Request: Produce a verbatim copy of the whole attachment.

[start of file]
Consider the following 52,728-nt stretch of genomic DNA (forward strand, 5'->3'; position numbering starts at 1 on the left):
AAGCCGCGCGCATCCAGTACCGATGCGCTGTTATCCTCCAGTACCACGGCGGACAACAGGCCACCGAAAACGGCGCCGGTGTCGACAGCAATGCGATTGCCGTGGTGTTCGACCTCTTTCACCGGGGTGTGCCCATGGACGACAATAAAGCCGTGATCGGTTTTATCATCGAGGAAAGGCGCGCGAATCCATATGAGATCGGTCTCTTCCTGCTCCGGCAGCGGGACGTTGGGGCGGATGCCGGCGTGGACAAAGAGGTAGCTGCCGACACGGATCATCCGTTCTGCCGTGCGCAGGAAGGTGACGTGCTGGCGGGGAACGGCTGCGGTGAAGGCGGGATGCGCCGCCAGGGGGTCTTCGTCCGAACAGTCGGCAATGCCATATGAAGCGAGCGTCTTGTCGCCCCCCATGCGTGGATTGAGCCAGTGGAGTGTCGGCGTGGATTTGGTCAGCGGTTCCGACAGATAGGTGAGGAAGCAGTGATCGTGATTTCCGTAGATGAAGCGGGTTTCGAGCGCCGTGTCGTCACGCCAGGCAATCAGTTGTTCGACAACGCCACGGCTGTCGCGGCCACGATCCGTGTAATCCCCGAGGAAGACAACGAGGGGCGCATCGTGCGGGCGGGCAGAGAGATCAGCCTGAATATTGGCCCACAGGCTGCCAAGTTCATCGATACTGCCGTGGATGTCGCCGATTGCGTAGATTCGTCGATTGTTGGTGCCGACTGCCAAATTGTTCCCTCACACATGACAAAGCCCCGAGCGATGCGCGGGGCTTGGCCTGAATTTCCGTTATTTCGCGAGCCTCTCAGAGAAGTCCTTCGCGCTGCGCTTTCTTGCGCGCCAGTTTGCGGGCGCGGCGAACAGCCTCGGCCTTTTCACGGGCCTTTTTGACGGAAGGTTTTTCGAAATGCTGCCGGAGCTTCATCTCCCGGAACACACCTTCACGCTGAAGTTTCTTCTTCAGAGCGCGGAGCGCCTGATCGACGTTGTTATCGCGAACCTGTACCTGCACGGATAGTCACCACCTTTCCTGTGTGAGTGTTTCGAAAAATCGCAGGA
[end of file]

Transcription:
Consider the following 52,728-nt stretch of genomic DNA (forward strand, 5'->3'; position numbering starts at 1 on the left):
AAGCCGCGCGCATCCAGTACCGATGCGCTGTTATCCTCCAGTACCACGGCGGACAACAGGCCACCGAAAACGGCGCCGGTGTCGACAGCAATGCGATTGCCGTGGTGTTCGACCTCTTTCACCGGGGTGTGCCCATGGACGACAATAAAGCCGTGATCGGTTTTATCATCGAGGAAAGGCGCGCGAATCCATATGAGATCGGTCTCTTCCTGCTCCGGCAGCGGGACGTTGGGGCGGATGCCGGCGTGGACAAAGAGGTAGCTGCCGACACGGATCATCCGTTCTGCCGTGCGCAGGAAGGTGACGTGCTGGCGGGGAACGGCTGCGGTGAAGGCGGGATGCGCCGCCAGGGGGTCTTCGTCCGAACAGTCGGCAATGCCATATGAAGCGAGCGTCTTGTCGCCCCCCATGCGTGGATTGAGCCAGTGGAGTGTCGGCGTGGATTTGGTCAGCGGTTCCGACAGATAGGTGAGGAAGCAGTGATCGTGATTTCCGTAGATGAAGCGGGTTTCGAGCGCCGTGTCGTCACGCCAGGCAATCAGTTGTTCGACAACGCCACGGCTGTCGCGGCCACGATCCGTGTAATCCCCGAGGAAGACAACGAGGGGCGCATCGTGCGGGCGGGCAGAGAGATCAGCCTGAATATTGGCCCACAGGCTGCCAAGTTCATCGATACTGCCGTGGATGTCGCCGATTGCGTAGATTCGTCGATTGTTGGTGCCGACTGCCAAATTGTTCCCTCACACATGACAAAGCCCCGAGCGATGCGCGGGGCTTGGCCTGAATTTCCGTTATTTCGCGAGCCTCTCAGAGAAGTCCTTCGCGCTGCGCTTTCTTGCGCGCCAGTTTGCGGGCGCGGCGAACAGCCTCGGCCTTTTCACGGGCCTTTTTGACGGAAGGTTTTTCGAAATGCTGCCGGAGCTTCATCTCCCGGAACACACCTTCACGCTGAAGTTTCTTCTTCAGAGCGCGGAGCGCCTGATCGACGTTGTTATCGCGAACCTGTACCTGCACGGATAGTCACCACCTTTCCTGTGTGAGTGTTTCGAAAAATCGCAGGA